Jackfruit - 10 to 15 lbs. The jackfruit should not to be confused with the Durian fruit. The jackfruit is native to India, Bangladesh, and Nepal. The jackfruit is commercially grown and sold in South, Southeast Asia and northern Australia. It is also grown in parts of Hawaii, Brazil, Suriname, Madagascar, and in islands of the West Indies such as Jamaica and Trinidad.
The jackfruit is the national fruit of Bangladesh and Indonesia. All jackfruit plants are frost sensitive. The jackfruit bears fruit three years after planting.
The jackfruit has played a significant role in the Indian agriculture (and culture) from time immemorial. Archeological findings in India have revealed that jackfruit was cultivated in India 3000 to 6000 years ago. Findings also indicate that Indian Emperor Ashoka the Great (274–237 BC) encouraged arbori-horticulture of various fruits including jackfruit. Varahamihira, the Indian astronomer, mathematician, and astrologer wrote a chapter on the treatment of trees in his Brhat Samhita. His treatise includes a specific reference on grafting to be performed on trees such as jackfruit.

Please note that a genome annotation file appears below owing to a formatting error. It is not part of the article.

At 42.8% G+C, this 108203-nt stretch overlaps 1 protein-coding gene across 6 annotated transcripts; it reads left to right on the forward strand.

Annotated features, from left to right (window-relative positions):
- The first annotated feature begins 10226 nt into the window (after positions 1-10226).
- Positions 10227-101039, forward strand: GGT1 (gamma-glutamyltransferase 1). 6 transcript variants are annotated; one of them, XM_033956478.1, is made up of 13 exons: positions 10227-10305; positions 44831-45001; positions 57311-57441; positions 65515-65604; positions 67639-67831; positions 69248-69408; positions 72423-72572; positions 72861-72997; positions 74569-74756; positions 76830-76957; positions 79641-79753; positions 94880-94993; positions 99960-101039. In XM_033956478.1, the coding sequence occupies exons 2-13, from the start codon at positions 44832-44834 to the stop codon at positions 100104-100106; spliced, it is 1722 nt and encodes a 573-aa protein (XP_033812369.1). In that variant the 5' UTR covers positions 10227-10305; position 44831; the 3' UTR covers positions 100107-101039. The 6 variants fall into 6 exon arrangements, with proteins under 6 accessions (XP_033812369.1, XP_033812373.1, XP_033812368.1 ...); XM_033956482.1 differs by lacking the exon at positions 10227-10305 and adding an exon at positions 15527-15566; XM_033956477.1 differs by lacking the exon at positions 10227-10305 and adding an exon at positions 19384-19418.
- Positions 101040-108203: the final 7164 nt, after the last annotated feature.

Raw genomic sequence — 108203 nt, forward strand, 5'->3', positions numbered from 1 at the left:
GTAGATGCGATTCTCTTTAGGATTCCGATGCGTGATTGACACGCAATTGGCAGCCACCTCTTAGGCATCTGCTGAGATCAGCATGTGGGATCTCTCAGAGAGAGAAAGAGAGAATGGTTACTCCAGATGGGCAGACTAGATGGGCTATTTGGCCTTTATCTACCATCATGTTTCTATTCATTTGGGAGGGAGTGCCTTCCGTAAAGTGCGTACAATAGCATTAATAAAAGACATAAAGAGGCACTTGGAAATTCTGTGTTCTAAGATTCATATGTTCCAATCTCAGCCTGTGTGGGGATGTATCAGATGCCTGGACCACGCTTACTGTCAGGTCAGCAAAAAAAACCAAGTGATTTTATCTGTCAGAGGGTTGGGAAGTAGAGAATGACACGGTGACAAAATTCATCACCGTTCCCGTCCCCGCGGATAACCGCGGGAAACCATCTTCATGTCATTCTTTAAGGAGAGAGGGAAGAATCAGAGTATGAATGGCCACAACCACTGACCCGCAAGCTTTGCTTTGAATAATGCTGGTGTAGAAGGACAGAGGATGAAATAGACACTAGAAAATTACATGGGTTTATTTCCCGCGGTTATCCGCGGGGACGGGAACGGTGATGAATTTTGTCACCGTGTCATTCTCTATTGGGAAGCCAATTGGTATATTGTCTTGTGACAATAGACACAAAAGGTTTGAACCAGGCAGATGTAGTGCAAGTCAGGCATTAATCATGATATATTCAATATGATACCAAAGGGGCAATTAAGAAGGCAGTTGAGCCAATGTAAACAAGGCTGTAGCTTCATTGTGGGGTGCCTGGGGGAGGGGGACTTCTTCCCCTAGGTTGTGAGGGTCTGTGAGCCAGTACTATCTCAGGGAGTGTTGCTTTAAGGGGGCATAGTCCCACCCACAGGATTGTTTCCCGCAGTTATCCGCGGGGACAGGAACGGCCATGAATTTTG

Recently, the jackfruit has been considered as an invasive species in Brazil, specially in the Tijuca Forest National Park in Rio de Janeiro. The Tijuca forest being mostly an artificial secondary forest, whose planting began during the mid-XIXth. Century, jackfruit trees have historically made part of its flora since the park's founding. Recently, however, it was considered that the species had begun to expanded excessively due to the fact that its fruits, once they had naturally fallen to the ground and opened, where eagerly eaten by small mammals such as the common marmoset and the coati. As both animals also prey opportunistically on bird's eggs and nestlings, the supply of jackfruit as a ready source of food has allowed them to expand their populations at the expense of avian life. Also, as the seeds themselves are also dispersed by the same animals, this allows the jackfruit to compete for espace with native tree-species; therefore the fact that, between 2002 and 2007, 55,662 jackfruit saplings have been destroyed in the Tijuca Forest area alone in a deliberate culling effort by the park's management; at the same time, 1,921 young trees were felled and 881 mature ones were killed through girdling.